Mongolia evokes images of endless rolling hills, eagles roaming the skies and locals dressed to the nines in their warmest clothes and it’s no surprise that this vast and varied nation is becoming ever more popular among travellers keen to veer off the beaten track. From riding camels through a golden desert to sleeping in a yurt atop a mountain, read on to discover the best things to do in Mongolia.


Explore Ulaanbaatar

Mongolia’s bustling capital city offers an exciting fusion of traditional eastern cultures and modern western influences. It’s a place where you can tap into a rich Tibetan Buddhist tradition at a sacred monastery before whizzing off to an upmarket boutique in search of the finest Mongolian cashmere. The city has a fascinating history and is packed full of cultural curiosities; you can admire Buddhist artworks and artefacts at the Zanabazar Fine Arts Museum, learn about the nation’s revolutionary independence from China while strolling through Sukhbaatar Square and gain an in-depth perspective of Mongolia’s history and culture at the National History Museum.


Sleep in a Ger

The best way to experience life as a true Mongolian nomad is to sleep in a traditional ger (yurt). For thousands of years, this traditional circular dwelling has been the primary style of home for nomadic people. It can take as little as 30 minutes to construct a ger to house up to 15 people using a simple portable wooden structure covered with felt. We can arrange for you to spend the night in a private ger in a privileged location atop the beautiful Shankh Mountain, overlooking the surrounding valley.


Go Camel Riding in the Gobi Desert

To best explore the sweeping golden sand dunes of the Gobi Desert, hop onto a two-humped Bactrian camel. Camel riding is surprisingly more comfortable than horse riding, thanks to their slow pace and gentle nature. To further tap into this ancient local tradition, we can organise a visit to the home of a local camel herding family, where you can experience both their hospitality and their simple way of life. Those lucky enough to be visiting Mongolia in March can even take part in the annual Ten Thousand Camel festival, which celebrates the rich camel-breeding heritage of the region with camel races, camel polo and even a camel beauty pageant.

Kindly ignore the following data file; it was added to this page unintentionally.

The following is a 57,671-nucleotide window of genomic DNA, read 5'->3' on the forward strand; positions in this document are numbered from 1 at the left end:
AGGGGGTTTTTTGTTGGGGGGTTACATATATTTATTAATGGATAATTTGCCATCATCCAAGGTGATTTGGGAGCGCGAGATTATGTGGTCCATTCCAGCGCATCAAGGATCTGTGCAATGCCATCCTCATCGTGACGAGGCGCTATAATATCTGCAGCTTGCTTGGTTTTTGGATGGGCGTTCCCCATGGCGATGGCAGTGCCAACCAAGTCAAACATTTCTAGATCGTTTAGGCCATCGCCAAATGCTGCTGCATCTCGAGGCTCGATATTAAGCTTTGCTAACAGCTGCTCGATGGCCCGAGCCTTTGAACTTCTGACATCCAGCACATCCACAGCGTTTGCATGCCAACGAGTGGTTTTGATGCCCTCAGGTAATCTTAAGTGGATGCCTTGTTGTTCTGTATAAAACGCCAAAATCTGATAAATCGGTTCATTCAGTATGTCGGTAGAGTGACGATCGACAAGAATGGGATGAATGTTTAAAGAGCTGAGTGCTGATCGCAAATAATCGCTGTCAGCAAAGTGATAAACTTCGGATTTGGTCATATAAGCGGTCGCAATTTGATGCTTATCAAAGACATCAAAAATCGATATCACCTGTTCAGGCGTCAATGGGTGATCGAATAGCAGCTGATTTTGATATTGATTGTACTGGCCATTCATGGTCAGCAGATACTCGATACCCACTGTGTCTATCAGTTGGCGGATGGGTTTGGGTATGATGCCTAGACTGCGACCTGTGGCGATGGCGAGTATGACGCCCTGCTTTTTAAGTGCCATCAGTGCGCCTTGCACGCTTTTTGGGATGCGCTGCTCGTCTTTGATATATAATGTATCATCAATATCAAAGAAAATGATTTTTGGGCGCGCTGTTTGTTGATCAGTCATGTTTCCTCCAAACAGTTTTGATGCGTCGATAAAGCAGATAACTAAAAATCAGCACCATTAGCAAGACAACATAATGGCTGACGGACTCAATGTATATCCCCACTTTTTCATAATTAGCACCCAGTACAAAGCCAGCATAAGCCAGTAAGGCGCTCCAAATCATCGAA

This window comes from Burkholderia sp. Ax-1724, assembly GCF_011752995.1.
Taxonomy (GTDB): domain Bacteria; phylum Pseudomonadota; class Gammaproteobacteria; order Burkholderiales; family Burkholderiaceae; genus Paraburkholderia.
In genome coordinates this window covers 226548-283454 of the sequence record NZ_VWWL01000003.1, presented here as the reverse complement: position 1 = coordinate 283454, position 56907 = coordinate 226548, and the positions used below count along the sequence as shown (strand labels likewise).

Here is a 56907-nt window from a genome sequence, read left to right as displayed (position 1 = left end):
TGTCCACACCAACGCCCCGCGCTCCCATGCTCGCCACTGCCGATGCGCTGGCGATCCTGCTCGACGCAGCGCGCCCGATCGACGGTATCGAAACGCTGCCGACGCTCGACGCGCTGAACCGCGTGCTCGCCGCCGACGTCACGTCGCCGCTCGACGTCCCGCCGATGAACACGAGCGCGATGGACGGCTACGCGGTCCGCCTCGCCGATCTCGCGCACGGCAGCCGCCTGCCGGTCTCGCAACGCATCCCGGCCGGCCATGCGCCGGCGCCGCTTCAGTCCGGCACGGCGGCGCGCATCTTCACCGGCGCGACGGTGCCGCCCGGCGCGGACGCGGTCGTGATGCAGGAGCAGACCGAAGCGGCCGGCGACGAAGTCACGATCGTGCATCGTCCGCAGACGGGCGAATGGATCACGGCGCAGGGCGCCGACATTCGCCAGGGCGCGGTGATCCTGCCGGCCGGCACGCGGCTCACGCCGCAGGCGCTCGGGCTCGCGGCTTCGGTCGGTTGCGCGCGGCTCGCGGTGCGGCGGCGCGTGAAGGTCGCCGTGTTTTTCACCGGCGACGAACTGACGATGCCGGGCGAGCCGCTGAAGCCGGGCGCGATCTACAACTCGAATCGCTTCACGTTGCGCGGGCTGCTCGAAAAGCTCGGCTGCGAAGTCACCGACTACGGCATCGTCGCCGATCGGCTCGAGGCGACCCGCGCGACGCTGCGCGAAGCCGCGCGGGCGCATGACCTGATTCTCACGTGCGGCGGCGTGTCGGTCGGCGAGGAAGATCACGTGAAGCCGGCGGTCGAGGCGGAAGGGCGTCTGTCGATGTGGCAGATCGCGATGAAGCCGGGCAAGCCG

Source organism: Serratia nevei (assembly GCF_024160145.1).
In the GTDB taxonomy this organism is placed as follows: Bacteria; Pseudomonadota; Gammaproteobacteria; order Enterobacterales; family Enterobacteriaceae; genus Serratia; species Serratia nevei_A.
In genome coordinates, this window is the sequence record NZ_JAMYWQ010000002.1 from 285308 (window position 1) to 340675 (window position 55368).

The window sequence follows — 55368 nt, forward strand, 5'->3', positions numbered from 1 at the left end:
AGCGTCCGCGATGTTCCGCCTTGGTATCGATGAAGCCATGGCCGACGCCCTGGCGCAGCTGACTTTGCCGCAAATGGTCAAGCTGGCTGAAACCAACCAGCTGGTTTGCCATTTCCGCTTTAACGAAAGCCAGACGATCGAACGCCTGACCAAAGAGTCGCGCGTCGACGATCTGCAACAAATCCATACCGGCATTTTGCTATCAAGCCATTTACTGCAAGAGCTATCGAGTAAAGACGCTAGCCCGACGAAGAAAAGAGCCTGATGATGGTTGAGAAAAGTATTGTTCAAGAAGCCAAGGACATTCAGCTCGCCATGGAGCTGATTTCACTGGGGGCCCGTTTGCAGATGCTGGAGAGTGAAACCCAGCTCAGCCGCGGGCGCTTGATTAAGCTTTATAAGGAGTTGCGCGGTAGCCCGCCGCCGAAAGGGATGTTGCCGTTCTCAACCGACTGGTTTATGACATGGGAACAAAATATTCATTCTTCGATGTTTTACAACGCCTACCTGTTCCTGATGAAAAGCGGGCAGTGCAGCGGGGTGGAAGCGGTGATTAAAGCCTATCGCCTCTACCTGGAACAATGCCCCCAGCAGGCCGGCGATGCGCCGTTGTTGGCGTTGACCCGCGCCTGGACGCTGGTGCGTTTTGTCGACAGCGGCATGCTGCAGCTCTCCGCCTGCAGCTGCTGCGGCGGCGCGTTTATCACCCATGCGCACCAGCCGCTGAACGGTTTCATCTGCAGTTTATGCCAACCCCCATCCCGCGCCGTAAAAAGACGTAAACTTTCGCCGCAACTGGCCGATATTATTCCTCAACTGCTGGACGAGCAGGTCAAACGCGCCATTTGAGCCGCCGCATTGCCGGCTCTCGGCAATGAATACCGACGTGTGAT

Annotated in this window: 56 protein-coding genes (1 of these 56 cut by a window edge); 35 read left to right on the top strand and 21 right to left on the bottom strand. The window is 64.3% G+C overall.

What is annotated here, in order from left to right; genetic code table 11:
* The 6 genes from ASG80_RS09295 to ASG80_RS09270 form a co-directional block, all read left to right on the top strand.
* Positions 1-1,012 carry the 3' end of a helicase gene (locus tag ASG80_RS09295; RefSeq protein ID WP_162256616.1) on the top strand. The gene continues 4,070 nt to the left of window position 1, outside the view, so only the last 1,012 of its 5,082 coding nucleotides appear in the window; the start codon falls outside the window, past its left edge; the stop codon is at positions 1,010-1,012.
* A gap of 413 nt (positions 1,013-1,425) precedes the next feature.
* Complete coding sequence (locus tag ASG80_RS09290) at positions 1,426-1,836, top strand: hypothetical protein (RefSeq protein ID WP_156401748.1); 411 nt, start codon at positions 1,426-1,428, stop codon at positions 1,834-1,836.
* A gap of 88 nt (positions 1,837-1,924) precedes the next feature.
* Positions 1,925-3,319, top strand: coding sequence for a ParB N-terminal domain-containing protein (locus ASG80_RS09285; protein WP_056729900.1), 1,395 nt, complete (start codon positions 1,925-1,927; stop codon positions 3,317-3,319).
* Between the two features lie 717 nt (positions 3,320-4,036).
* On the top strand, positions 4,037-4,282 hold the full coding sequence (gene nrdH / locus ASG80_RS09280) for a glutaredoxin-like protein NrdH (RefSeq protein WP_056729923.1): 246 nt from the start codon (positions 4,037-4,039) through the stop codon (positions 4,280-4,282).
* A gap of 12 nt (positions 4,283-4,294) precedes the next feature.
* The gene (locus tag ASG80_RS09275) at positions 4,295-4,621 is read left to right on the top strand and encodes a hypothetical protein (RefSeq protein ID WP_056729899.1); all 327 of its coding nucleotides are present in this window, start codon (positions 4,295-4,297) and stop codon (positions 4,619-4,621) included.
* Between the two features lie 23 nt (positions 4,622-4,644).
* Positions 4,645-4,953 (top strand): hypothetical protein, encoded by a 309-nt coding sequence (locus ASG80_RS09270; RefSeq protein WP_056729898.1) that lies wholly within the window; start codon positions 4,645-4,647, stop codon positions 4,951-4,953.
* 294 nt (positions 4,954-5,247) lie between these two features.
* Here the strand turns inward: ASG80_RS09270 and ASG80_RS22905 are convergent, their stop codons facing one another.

Visit the Silk Road city of Karakorum

Though relatively small, Karakorum is steeped in Mongolian history. The ancient city was the capital of the Mongol Empire in the 1200s under the charismatic leader, Chinggis Khan, and his descendants, as well as being one of the most important cities along the Silk Road. Today, the site is home to several attractions, including the nation’s oldest monastery, the Erdene Zuu; and the Karakorum Museum, where you can delve deep into the ancient history of Mongolia.


Venture into Lake Khovsgol Nation Park

Home to an immense azure lake bordered by the pristine Central Asian Steepe and two snowcapped mountains, this national park - which is nicknamed the ‘Blue Pearl of Mongolia’ - is a true haven for nature lovers and outdoor adventurers. There are 68 species of mammals roaming the park, such as roe deer, brown bear and Siberian fox, as well as a further 244 bird species, the majority of which migrate to the park every summer. Lake Khovsgol has also become a hot-spot for adventure-seeking travellers keen for a spot of hiking, climbing, horse riding, biking and kayaking.

Contact one of our Mongolia specialists